Fiber optics would also be resistant to jamming or spoofing of data and less prone to cyber attack.

A “digital wingman” could accompany the main fighter as an extra sensor-shooter smart enough to take verbal instructions, Meyer forecasted.

Directed energy weapons could play a big role in deciding how agile a sixth generation fighter would have to be, Meyer noted. “Speed of light” weapons, he added, could “negate” the importance of “the maneuverability we see in today’s fashionable fighters.” There won’t be time to maneuver away from a directed energy attack.

Pulse weapons could also fry an enemy aircraft’s systems—or those of a ground target. Based on what “we have seen and we make at Northrop Grumman,” Meyer said, “in the next 20 years ... that type of technology is going to be available.”

With an appropriate engine—possibly an auxiliary engine—on board to provide power for directed energy weapons, there could be an “unlimited magazine” of shots, Meyer said.

Hypersonics—that is, the ability of an air vehicle to travel at five times the speed of sound, or faster—has routinely been suggested as an attribute of sixth generation fighters, but the industry leaders are skeptical the capability will be ready in time.

While there have been some successes with experimental hypersonic propulsion, the total amount of true hypersonic flying time is less than 15 minutes, and the leap to an operational fighter in 20 years might be a leap too far.

“It entails a whole new range of materials development, due to ... sensors, fuzes, apertures, etc.,” Meyer noted, “all of which must operate in that intense heat environment at ... Mach 5-plus.”

Still, “it is indeed an option that we would consider” because targets will be fleeting and require quick, surgical strikes at great distances. However, such an approach would probably be incompatible with a loitering capability.

Davis said he thinks hypersonics “will start to show up in sixth generation,” but not initially as the platform’s power plant, but rather in the aircraft’s kinetic munitions.

“I think it will start with applications to weapons,” Davis said. And they may not necessarily be just weapons but “high-speed reconnaissance platforms for short missions on the way to the target.”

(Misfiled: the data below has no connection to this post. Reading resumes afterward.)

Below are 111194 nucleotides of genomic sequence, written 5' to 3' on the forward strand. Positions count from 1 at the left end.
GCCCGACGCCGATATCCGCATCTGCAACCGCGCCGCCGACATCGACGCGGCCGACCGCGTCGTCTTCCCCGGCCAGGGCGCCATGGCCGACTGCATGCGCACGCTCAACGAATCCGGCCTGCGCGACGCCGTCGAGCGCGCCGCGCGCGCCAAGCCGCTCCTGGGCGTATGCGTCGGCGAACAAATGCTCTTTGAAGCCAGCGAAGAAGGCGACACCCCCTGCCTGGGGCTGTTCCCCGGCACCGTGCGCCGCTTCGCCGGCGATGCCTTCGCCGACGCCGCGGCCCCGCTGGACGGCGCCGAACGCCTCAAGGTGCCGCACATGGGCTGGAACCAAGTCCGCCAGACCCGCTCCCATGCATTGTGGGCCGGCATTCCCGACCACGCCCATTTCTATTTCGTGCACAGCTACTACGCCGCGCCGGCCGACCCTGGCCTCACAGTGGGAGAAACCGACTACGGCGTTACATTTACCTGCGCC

Because of the extreme speed of hypersonic platforms and especially directed energy weapons, Davis thinks it will be critical to have “persistent eyes on target” because speed-of-light weapons can’t be recalled “once you’ve pulled the trigger,” and even at hypersonic speed, a target may move before the weapon arrives. That would suggest a flotilla of stealthy drones or sensors positioned around the battlefield.

Not only will hypersonics require years more work, Davis said it must be combined with other, variable-cycle engines that will allow an aircraft to take off from sea level, climb to high altitude, and then engage a hypersonic engine. Those enabling propulsion elements are not necessarily near at hand in a single package.

The sixth generation fighter, whatever it turns out to be, will still be a machine and will need to be serviced, repaired, and modified, according to Neil Kacena, deputy director of Lockheed Martin’s Skunk Works advanced projects division. He is less confident that major systems such as radar will be embedded in the aircraft skin.

“If the radar doesn’t work, and now you have to take the wing off, ... then that may not be the technology that will find its way onto a sixth gen aircraft,” he said. In designing the next fighter, life cycle costs will be crucial, and so practical considerations will have to be accommodated.

Toward that end, he said, Lockheed Martin is working on new composite manufacturing techniques that use far fewer fasteners, less costly tooling, and therefore lower start-up and sustainment costs. It demonstrated those technologies recently on the Advanced Composite Cargo Aircraft program.

Given the anticipated capabilities of the Russian and Chinese fifth generation fighters, when will a sixth generation aircraft have to be available?